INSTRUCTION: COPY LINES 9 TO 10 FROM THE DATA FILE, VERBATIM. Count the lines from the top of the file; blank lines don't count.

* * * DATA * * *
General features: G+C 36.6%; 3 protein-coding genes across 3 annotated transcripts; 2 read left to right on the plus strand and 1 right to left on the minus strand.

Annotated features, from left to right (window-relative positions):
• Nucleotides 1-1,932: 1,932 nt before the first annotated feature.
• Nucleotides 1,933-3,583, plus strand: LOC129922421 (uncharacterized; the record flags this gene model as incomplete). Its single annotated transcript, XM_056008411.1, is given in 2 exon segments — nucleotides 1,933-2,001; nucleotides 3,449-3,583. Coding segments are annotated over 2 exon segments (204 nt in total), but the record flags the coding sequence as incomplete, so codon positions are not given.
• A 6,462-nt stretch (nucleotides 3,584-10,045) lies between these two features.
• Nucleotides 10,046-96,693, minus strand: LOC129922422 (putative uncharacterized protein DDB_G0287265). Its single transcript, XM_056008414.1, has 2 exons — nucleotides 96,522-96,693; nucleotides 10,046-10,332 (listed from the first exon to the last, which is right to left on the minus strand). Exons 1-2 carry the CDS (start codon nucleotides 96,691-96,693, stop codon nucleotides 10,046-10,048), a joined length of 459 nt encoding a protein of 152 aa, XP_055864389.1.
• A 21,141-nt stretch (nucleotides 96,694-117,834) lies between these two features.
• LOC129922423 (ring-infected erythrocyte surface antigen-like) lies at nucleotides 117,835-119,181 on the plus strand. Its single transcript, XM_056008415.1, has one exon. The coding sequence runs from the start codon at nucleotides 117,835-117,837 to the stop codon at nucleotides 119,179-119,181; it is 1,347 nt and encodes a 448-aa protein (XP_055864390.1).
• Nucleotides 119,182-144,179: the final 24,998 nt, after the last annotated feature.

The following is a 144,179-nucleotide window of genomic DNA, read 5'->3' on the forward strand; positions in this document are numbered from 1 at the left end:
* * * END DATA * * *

• Nucleotides 119,182-144,179: the final 24,998 nt, after the last annotated feature.

The following is a 144,179-nucleotide window of genomic DNA, read 5'->3' on the forward strand; positions in this document are numbered from 1 at the left end: